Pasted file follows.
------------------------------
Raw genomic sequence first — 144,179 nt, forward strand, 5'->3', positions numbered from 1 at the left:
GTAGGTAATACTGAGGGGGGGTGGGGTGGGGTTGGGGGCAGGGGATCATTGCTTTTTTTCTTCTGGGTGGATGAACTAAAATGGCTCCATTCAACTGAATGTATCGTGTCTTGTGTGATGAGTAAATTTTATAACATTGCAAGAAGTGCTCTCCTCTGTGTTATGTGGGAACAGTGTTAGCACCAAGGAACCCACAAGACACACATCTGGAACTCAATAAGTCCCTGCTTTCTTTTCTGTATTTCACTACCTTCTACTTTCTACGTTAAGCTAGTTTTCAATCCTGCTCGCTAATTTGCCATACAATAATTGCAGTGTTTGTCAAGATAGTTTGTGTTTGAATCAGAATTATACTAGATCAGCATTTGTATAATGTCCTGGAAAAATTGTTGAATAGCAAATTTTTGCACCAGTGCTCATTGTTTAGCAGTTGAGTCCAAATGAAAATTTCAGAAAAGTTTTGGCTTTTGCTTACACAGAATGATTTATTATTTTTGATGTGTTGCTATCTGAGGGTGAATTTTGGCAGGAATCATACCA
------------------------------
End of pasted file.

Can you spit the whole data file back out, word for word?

Raw genomic sequence first — 144,179 nt, forward strand, 5'->3', positions numbered from 1 at the left:
GTAGGTAATACTGAGGGGGGGTGGGGTGGGGTTGGGGGCAGGGGATCATTGCTTTTTTTCTTCTGGGTGGATGAACTAAAATGGCTCCATTCAACTGAATGTATCGTGTCTTGTGTGATGAGTAAATTTTATAACATTGCAAGAAGTGCTCTCCTCTGTGTTATGTGGGAACAGTGTTAGCACCAAGGAACCCACAAGACACACATCTGGAACTCAATAAGTCCCTGCTTTCTTTTCTGTATTTCACTACCTTCTACTTTCTACGTTAAGCTAGTTTTCAATCCTGCTCGCTAATTTGCCATACAATAATTGCAGTGTTTGTCAAGATAGTTTGTGTTTGAATCAGAATTATACTAGATCAGCATTTGTATAATGTCCTGGAAAAATTGTTGAATAGCAAATTTTTGCACCAGTGCTCATTGTTTAGCAGTTGAGTCCAAATGAAAATTTCAGAAAAGTTTTGGCTTTTGCTTACACAGAATGATTTATTATTTTTGATGTGTTGCTATCTGAGGGTGAATTTTGGCAGGAATCATACCA